Booth notes the contradiction between this poem's emphasis on the superiority of memory compared with the claims of durability and even immortality for the written word contained in so many other sonnets.

    123 Revisits the idea that there is nothing new under the sun, adding to it the notion that Time tries to trick us into thinking novelties are being created. "Our dates are brief," but the poet vows to remain true despite Time's scythe.

    124 Booth labels 124 "the most extreme example of Shakespeare's constructive vagueness." The obvious gloss is that the poet's love is not born of circumstances, and it is not affected by circumstances, it is eternal and beyond the politics and accidents of the world, "subject to Time's love or to Time's hate." But this is a dense poem not well served by a simple gloss, and Booth writes that even the best glosses on the poem's particulars "do very little to explain how it achieves its grandeur."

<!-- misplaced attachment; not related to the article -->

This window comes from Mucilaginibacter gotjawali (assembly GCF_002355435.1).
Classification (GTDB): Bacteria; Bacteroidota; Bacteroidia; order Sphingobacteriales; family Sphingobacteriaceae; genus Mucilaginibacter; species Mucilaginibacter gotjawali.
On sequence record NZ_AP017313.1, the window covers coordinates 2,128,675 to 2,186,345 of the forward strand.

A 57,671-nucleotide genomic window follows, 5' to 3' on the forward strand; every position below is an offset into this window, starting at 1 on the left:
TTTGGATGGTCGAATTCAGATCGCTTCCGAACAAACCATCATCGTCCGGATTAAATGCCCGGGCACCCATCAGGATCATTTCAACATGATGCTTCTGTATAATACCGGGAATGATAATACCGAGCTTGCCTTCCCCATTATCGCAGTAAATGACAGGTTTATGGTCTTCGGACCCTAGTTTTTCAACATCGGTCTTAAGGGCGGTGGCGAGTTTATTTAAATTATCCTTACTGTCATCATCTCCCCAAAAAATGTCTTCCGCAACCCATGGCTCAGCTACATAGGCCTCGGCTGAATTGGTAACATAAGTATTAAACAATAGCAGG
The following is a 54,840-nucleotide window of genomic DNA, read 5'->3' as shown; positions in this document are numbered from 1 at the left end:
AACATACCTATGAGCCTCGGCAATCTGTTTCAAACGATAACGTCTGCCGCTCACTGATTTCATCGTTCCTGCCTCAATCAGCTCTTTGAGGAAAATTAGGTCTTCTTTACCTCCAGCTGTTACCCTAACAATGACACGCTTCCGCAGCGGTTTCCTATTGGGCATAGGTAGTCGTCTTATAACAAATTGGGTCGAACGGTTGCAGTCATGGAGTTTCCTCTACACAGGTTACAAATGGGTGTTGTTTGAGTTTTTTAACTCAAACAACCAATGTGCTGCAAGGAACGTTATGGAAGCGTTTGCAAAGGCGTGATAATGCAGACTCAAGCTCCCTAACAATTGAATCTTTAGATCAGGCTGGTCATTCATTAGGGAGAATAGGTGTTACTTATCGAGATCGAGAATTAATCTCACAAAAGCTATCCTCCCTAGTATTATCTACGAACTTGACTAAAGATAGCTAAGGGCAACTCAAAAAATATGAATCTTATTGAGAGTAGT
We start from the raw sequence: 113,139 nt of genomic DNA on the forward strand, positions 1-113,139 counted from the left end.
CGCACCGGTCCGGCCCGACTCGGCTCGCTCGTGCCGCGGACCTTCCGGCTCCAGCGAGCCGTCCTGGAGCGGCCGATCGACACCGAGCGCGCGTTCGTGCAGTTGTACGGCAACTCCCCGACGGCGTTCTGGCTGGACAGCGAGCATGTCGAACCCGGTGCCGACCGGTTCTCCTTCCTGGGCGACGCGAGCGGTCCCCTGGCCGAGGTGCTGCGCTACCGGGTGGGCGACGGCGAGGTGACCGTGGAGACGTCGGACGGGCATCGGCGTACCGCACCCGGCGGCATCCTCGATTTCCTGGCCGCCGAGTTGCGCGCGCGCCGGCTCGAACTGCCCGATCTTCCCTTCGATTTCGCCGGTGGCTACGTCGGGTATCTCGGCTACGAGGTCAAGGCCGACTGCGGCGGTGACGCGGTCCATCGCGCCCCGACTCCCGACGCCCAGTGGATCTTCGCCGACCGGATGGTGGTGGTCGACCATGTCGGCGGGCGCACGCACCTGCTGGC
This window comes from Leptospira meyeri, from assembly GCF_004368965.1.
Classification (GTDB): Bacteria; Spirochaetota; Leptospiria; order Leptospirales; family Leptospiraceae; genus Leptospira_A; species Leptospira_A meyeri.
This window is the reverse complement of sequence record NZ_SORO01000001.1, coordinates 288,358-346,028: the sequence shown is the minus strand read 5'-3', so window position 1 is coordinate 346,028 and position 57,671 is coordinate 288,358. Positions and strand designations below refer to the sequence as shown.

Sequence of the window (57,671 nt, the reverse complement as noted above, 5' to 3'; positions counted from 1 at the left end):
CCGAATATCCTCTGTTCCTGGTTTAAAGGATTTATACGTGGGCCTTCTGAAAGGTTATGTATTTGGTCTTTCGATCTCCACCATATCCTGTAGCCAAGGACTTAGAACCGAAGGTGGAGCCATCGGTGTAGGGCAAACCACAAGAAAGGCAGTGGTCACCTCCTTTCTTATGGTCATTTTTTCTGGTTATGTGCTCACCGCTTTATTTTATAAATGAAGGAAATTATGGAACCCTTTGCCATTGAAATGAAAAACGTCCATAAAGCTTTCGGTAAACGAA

125 finds the poet defending himself against charges by a "suborn'd informer"
    that his love for the youth is somehow tainted.

    126 is the farewell poem to the beloved youth, the only 12 line poem in the cycle, six rhymed couplets, the final two empty lines marked with parentheses in the 1609 Quarto (most likely the typesetter's marks, expecting the couplet to be supplied later). The lover is called a "lovely boy," a phrase Shakespeare uses only once elsewhere, to describe Titania's Indian boy that Oberon covets. Nature has kept the boy young, although his lovers around him all grow older. But the poet warns him that although Nature may delay his aging and death, they are inevitable. "Thou owest God a death," says Prince Hal.

    Dante Gabriel Rossetti wrote in 1882 "There should be an essential reform in the printing of Shakespeare's sonnets. After sonnet CXXV should occur the words End of Part I. The couplet piece, numbered CXXVI, should be called Epilogue to Part I. Then, before CXXVII, should be printed Part II. After CLII should be put End of Part II - and the last two sonnets should be called Epilogue to Part II."